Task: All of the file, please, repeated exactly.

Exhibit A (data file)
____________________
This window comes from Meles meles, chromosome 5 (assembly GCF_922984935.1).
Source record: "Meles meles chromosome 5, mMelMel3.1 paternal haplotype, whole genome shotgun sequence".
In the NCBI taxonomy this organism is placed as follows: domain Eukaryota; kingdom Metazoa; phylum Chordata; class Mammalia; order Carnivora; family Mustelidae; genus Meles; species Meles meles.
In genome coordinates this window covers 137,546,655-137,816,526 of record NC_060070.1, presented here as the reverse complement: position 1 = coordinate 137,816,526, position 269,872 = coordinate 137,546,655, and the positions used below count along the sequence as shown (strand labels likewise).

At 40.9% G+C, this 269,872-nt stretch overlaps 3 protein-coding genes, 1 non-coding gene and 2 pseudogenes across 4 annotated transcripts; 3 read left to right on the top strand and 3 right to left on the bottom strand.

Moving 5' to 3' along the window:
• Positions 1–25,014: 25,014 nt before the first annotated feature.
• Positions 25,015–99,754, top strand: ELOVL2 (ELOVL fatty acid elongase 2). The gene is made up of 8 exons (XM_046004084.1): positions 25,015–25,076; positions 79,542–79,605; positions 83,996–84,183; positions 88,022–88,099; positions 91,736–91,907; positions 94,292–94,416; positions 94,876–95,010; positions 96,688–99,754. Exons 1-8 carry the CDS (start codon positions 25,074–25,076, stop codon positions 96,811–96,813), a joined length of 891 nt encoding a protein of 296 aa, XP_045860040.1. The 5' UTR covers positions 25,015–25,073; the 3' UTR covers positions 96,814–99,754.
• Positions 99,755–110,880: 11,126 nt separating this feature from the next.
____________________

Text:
This window comes from Meles meles, chromosome 5 (assembly GCF_922984935.1).
Source record: "Meles meles chromosome 5, mMelMel3.1 paternal haplotype, whole genome shotgun sequence".
In the NCBI taxonomy this organism is placed as follows: domain Eukaryota; kingdom Metazoa; phylum Chordata; class Mammalia; order Carnivora; family Mustelidae; genus Meles; species Meles meles.
In genome coordinates this window covers 137,546,655-137,816,526 of record NC_060070.1, presented here as the reverse complement: position 1 = coordinate 137,816,526, position 269,872 = coordinate 137,546,655, and the positions used below count along the sequence as shown (strand labels likewise).

At 40.9% G+C, this 269,872-nt stretch overlaps 3 protein-coding genes, 1 non-coding gene and 2 pseudogenes across 4 annotated transcripts; 3 read left to right on the top strand and 3 right to left on the bottom strand.

Moving 5' to 3' along the window:
• Positions 1–25,014: 25,014 nt before the first annotated feature.
• Positions 25,015–99,754, top strand: ELOVL2 (ELOVL fatty acid elongase 2). The gene is made up of 8 exons (XM_046004084.1): positions 25,015–25,076; positions 79,542–79,605; positions 83,996–84,183; positions 88,022–88,099; positions 91,736–91,907; positions 94,292–94,416; positions 94,876–95,010; positions 96,688–99,754. Exons 1-8 carry the CDS (start codon positions 25,074–25,076, stop codon positions 96,811–96,813), a joined length of 891 nt encoding a protein of 296 aa, XP_045860040.1. The 5' UTR covers positions 25,015–25,073; the 3' UTR covers positions 96,814–99,754.
• Positions 99,755–110,880: 11,126 nt separating this feature from the next.